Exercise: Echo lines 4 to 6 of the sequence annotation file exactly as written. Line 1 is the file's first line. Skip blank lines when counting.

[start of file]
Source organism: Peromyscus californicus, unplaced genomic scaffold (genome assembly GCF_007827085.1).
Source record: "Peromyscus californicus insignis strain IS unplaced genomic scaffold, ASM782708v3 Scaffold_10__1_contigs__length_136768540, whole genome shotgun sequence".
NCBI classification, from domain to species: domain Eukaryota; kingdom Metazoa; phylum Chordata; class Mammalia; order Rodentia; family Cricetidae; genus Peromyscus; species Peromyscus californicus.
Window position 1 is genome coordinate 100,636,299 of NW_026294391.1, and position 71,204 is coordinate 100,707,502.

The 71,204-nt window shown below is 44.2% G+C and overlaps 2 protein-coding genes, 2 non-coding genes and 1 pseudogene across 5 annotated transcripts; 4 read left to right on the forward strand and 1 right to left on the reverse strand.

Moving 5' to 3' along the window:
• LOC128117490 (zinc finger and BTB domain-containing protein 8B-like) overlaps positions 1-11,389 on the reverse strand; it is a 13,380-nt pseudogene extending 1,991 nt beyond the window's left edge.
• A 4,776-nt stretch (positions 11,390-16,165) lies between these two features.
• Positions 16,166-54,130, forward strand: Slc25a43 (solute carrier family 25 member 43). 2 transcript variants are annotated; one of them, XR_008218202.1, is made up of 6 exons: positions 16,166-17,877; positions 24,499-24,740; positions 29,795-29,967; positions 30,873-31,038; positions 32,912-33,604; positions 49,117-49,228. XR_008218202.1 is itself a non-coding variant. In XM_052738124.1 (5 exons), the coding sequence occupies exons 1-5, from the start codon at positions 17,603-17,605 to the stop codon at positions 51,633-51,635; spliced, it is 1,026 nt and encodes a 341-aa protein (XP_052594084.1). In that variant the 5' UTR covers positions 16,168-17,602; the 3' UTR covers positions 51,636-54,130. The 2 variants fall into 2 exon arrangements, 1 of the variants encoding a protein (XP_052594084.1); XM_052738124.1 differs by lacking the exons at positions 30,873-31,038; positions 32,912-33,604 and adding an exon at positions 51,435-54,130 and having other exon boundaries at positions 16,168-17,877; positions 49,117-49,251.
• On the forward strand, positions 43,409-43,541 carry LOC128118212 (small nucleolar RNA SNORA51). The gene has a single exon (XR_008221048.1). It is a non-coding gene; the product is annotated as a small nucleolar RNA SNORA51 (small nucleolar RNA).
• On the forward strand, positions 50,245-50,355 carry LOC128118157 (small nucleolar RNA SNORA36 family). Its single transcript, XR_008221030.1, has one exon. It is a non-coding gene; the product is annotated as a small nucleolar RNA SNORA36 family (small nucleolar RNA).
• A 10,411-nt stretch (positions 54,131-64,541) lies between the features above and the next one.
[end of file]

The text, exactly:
Window position 1 is genome coordinate 100,636,299 of NW_026294391.1, and position 71,204 is coordinate 100,707,502.

The 71,204-nt window shown below is 44.2% G+C and overlaps 2 protein-coding genes, 2 non-coding genes and 1 pseudogene across 5 annotated transcripts; 4 read left to right on the forward strand and 1 right to left on the reverse strand.

Moving 5' to 3' along the window: